My older daughter (age 4) and I have been talking about my meditation practice lately. She knows where my meditation cushion is, and she understands that I use it to sit and pay attention to my breathing. She also knows that meditating helps me stay calmer, happier, and less likely to get frustrated and snap at her and her sister. I’m happy to talk to her about it, but to be honest, I wasn’t really expecting her to meditate yet. Then I did a Google Images search for “child meditating” and came across a range of amazing pictures of children sitting “criss-cross applesauce” (as my daughter would call it) with their eyes closed. They’re pretty incredible.
Needless to say, I was thrilled to find out that my daughter is also learning about these concepts from her daycare providers and preschool teachers. She came home the other day talking about a book in which a cow gets really mad and then learns to meditate from his grandfather. (I mentioned it on my Facebook page and got a great response!)
Our copy of “Moody Cow Meditates” by Kerry Lee Maclean arrived yesterday, and my daughters were excited to read it. It’s a lovely story, and was very age appropriate for my 4 year old. Some of the concepts may have been a bit advanced for my younger daughter (she’s not yet 3), but she seemed to enjoy it quite a bit anyway.
The story is told from the perspective of a young cow who has a terrible day and finally gets so mad that he throws a ball through a glass window. His mother responds by sending Moody Cow to meditate with his grandfather. The grandfather teaches him a lovely technique in which they create a “Mind Jar” by dropping sparkles representing Moody Cow’s angry thoughts into a jar of water, shaking it up, and watching it all settle.
It’s a wonderful meditation practice for children, just the sort I had been looking for. The illustrations are great and the easy-to-follow story line kept my girls interested. My four year old immediately understood the idea of dropping her angry thoughts into the water and watching them settle. The concrete physical steps made the abstract ideas of thoughts, feelings, and letting go more accessible to her.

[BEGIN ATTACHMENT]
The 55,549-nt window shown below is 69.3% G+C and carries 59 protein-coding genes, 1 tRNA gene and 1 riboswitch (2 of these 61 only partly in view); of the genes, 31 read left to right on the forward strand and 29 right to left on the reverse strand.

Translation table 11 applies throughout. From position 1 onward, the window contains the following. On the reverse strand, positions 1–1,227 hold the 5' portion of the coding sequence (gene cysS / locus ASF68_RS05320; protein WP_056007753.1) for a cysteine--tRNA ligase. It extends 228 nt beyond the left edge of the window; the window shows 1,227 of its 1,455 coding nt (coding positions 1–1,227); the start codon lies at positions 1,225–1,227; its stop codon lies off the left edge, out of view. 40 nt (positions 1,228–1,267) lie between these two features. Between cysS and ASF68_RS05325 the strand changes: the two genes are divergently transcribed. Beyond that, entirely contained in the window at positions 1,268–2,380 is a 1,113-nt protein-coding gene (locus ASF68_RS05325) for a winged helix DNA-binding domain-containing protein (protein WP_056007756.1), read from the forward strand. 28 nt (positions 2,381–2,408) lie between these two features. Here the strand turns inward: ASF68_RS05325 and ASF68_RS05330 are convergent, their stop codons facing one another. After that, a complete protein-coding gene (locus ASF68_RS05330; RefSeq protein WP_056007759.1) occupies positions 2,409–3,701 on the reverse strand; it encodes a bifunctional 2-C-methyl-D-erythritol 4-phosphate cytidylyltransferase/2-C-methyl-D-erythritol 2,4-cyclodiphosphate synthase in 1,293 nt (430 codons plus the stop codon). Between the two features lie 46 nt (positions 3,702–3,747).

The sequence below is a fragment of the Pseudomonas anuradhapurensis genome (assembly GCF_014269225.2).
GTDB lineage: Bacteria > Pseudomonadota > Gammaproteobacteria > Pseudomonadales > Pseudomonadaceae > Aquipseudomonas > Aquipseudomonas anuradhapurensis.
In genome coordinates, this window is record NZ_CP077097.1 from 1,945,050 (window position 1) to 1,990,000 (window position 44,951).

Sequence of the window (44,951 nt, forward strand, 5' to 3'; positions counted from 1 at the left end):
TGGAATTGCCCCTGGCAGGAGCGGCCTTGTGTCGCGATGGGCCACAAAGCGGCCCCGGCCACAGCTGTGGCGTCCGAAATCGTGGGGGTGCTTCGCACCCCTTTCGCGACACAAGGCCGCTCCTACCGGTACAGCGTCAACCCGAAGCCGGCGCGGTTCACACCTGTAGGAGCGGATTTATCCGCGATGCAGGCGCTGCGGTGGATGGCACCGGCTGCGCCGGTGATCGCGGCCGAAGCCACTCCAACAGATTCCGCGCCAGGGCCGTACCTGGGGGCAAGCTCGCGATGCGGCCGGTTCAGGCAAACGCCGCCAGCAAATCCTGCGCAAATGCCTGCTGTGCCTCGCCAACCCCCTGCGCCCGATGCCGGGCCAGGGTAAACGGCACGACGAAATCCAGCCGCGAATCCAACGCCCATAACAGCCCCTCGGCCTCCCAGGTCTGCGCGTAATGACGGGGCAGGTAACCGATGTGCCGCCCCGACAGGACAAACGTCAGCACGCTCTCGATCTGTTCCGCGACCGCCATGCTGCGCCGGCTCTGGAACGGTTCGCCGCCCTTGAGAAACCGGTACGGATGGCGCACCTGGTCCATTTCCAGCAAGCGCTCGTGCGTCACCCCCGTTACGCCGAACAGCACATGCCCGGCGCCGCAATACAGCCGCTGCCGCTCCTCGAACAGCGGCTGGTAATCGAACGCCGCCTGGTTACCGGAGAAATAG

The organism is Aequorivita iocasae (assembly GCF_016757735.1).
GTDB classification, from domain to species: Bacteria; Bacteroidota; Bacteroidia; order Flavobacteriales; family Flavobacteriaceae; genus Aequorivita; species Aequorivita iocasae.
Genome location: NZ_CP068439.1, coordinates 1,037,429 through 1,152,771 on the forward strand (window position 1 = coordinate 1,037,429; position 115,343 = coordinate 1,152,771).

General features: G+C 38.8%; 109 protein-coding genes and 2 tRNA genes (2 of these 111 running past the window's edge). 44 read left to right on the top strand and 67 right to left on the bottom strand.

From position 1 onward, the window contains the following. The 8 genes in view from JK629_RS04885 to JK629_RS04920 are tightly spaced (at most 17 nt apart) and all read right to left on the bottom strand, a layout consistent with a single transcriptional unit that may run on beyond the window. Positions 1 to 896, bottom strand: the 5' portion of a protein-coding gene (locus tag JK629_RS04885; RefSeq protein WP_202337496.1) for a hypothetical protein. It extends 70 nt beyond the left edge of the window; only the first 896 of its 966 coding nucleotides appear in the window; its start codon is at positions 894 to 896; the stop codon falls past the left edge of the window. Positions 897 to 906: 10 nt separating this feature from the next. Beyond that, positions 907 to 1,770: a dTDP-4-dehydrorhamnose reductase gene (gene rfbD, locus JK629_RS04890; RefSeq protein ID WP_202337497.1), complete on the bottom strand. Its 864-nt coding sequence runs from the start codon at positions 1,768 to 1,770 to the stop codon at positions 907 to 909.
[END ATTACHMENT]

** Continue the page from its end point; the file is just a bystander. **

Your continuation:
But there’s more than that to it. Grandfather takes his grandson (grandcow?) seriously, and listens carefully as Moody Cow describes all of the reasons why he is so angry. He lets Moody Cow talk about his feelings, and then, rather than telling him he’s wrong to feel that way, or that he needs to behave better or think differently, Grandfather helps Moody Cow experience, and then let go of, his difficult feelings. It’s a wonderful example of mindful parenting and mindful living.
Finally, I liked this book because there are no religious references (making it accessible to every family), and the Mind Jar activity is so straightforward that it can be used by any child (or adult, really!) who is interested in a quick and easy way to focus their attention and calm their thoughts and feelings.
The book comes with simple instructions for building your own Mind Jar, as well as a link to the Mind Jar app for iPhone or iPad. My daughter also had the great idea of using our glitter wands as a modified Mind Jar, and a snow globe would work as well.
My girls and I enjoyed the book and Mind Jar app so much that I’ve ordered a copy of one of McLean’s other books, Peaceful Piggy Meditation.
What books or techniques have you used to teach meditation and mindfulness to your young children? I’d love to know!